Film Interview: Michael Sparaga

I spoke with Sidekick writer/producer Michael Sparaga at the CFF Opening Gala at Alto Basso.

(I would have posted more about the CFF screening, but alas, I fell wicked ill this weekend - I'll be posting a couple reviews about some of the films screened at the festival and including info about places you can catch them if you missed out on the CFF).

Sparga's been running non-stop promoting Sidekick, including his badgering of Telefilm to give him the funds to transfer the film to 35mm (which makes a huge difference in screening).

It's easy to understand why he's managed to take his film as far as he has - the man has more contagious, optimistic energy than a terrier on speed. Getting him to sit down and burn some of that in discussion about his film got me a little wired.

(mea culpa - this is from notes, so I paraphrase.) Also, warning. Spoilers

What favourite scene did you have to cut?

The character of Larry, who comes in to replace Carson, actually has an entire subplot. Victor hates him, and keeps turning his computer off - Norman comes in to fix it and, of course, realizes nothing's the matter. Larry starts coming in at night to get his work done, because his computer, of course, works fine then. Victor actually kills him later on. We dropped it because it made Victor too vindictive early on.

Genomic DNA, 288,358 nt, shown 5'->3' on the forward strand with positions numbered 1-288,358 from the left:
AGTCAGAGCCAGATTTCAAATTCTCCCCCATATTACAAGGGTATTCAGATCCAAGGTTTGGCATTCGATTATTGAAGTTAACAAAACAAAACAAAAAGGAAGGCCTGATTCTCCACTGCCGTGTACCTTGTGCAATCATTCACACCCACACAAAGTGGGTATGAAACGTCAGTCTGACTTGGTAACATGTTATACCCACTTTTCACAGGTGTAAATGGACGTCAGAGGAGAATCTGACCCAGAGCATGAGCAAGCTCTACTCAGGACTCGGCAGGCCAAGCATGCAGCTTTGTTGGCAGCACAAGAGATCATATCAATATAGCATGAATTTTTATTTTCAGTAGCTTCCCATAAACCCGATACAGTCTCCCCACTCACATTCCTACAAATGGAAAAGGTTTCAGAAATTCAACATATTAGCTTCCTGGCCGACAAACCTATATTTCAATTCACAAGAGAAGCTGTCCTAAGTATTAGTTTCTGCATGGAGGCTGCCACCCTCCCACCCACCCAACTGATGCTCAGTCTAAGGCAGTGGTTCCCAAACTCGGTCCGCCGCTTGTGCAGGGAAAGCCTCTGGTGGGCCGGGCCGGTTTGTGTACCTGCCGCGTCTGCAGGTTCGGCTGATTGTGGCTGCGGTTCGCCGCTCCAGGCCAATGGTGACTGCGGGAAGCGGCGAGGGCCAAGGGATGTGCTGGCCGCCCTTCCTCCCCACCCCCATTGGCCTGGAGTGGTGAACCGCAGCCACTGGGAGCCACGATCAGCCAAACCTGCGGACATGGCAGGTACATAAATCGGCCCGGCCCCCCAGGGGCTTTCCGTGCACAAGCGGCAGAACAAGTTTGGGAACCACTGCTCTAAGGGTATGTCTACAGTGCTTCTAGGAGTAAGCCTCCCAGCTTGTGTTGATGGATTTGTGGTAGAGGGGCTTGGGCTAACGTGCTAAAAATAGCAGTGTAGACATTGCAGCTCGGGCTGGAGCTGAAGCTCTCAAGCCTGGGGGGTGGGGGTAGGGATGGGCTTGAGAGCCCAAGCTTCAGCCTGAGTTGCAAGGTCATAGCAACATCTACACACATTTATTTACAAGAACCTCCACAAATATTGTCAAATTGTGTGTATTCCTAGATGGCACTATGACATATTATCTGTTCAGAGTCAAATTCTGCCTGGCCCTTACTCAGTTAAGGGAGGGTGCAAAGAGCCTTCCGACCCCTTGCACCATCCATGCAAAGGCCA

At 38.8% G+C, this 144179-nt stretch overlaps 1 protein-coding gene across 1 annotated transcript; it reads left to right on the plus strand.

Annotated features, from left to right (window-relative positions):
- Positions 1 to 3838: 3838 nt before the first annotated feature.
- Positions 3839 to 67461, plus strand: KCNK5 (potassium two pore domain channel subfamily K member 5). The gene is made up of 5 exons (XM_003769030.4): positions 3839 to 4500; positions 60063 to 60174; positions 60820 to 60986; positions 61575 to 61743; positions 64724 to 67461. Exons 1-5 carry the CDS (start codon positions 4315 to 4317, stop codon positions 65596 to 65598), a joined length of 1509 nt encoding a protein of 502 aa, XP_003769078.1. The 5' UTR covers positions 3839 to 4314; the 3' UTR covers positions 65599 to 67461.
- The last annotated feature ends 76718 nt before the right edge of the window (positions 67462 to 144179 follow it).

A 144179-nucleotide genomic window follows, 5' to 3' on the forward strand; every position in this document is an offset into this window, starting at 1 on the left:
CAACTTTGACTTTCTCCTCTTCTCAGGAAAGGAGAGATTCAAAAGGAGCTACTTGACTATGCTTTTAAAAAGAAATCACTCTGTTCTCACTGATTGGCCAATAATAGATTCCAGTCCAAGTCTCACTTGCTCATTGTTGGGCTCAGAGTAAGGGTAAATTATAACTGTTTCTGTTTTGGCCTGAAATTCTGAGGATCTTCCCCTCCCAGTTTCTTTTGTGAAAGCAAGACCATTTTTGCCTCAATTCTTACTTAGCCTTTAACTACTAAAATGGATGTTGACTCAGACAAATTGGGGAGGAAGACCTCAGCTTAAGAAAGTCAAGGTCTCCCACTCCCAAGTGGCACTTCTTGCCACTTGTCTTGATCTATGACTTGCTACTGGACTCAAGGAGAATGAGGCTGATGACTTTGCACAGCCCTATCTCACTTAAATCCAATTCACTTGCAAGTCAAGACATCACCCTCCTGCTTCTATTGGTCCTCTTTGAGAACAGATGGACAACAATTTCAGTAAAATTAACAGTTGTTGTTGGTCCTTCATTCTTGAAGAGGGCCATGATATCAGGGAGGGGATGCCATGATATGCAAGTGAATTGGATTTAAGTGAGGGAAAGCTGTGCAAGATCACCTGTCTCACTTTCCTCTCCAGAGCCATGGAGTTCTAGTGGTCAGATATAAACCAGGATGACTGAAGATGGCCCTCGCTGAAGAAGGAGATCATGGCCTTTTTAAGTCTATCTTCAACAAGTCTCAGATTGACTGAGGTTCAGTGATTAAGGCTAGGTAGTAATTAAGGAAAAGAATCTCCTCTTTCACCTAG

What detail do you like that no one notices?

Bob always has coffee - I like that he's just this guy doing his job who's always drinking coffee.

I also really like, in the scene where Victor confronts the hoods, that there's a bit of nervousness in his voice when he says "I got this" - it indicates that there's still a vulnerability, he's not fully villain yet (just a jerk).

How much does the light quality bother you?

Honestly, the light and sound quality are functions of the technology (DV) that made shooting the film possible. The transfer from DV to 35mm takes the film from an ambitious video projects to a real movie.

Because we couldn't shoot on film, or offer the visceral thrills of a typical superhero movie, we focused on the script - it's the one place where we could have a real advantage over other movies in the same genre. I hate that there are so often huge plot holes and such little attempt to make the dialogue relevant or realistic (within the context of the story).

Tell me about the evolution script.

I workshopped the script with the actors for several months. (Many of whom were coworkers at the Keg - seriously, anyone who wants to shoot a film should just go down there and get some actors).

The story actually started when I was a kid and I had quick reflexes and I thought, how cool would it be if that were my superpower. And then I thought, well maybe it's more of a sidekick kind of power. Then I figured I could live that vicariously through a script.

What's your favourite movie?


Sidekick's cross-country tour returns to TO on April 15th.

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